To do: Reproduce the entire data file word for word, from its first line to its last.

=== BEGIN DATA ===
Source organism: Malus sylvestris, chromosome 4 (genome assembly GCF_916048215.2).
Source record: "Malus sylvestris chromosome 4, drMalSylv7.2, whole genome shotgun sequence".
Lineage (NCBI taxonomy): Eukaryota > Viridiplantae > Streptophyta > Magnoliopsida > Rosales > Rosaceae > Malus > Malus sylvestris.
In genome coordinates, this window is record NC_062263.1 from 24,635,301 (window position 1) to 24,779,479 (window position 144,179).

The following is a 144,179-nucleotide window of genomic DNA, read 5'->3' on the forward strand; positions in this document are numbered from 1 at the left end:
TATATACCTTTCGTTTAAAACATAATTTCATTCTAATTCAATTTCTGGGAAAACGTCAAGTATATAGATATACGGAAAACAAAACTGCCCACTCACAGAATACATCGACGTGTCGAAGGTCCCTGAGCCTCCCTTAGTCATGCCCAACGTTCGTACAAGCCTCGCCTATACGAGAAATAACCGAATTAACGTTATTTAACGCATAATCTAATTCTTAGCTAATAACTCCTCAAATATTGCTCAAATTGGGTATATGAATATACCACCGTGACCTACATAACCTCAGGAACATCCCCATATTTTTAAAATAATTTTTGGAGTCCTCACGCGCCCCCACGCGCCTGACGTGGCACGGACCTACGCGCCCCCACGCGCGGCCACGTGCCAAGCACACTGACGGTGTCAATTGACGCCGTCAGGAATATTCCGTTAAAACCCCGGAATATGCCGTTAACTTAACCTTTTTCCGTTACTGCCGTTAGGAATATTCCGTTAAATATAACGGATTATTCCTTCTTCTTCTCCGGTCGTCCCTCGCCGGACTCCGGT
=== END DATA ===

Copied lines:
Source organism: Malus sylvestris, chromosome 4 (genome assembly GCF_916048215.2).
Source record: "Malus sylvestris chromosome 4, drMalSylv7.2, whole genome shotgun sequence".
Lineage (NCBI taxonomy): Eukaryota > Viridiplantae > Streptophyta > Magnoliopsida > Rosales > Rosaceae > Malus > Malus sylvestris.
In genome coordinates, this window is record NC_062263.1 from 24,635,301 (window position 1) to 24,779,479 (window position 144,179).

The following is a 144,179-nucleotide window of genomic DNA, read 5'->3' on the forward strand; positions in this document are numbered from 1 at the left end:
TATATACCTTTCGTTTAAAACATAATTTCATTCTAATTCAATTTCTGGGAAAACGTCAAGTATATAGATATACGGAAAACAAAACTGCCCACTCACAGAATACATCGACGTGTCGAAGGTCCCTGAGCCTCCCTTAGTCATGCCCAACGTTCGTACAAGCCTCGCCTATACGAGAAATAACCGAATTAACGTTATTTAACGCATAATCTAATTCTTAGCTAATAACTCCTCAAATATTGCTCAAATTGGGTATATGAATATACCACCGTGACCTACATAACCTCAGGAACATCCCCATATTTTTAAAATAATTTTTGGAGTCCTCACGCGCCCCCACGCGCCTGACGTGGCACGGACCTACGCGCCCCCACGCGCGGCCACGTGCCAAGCACACTGACGGTGTCAATTGACGCCGTCAGGAATATTCCGTTAAAACCCCGGAATATGCCGTTAACTTAACCTTTTTCCGTTACTGCCGTTAGGAATATTCCGTTAAATATAACGGATTATTCCTTCTTCTTCTCCGGTCGTCCCTCGCCGGACTCCGGT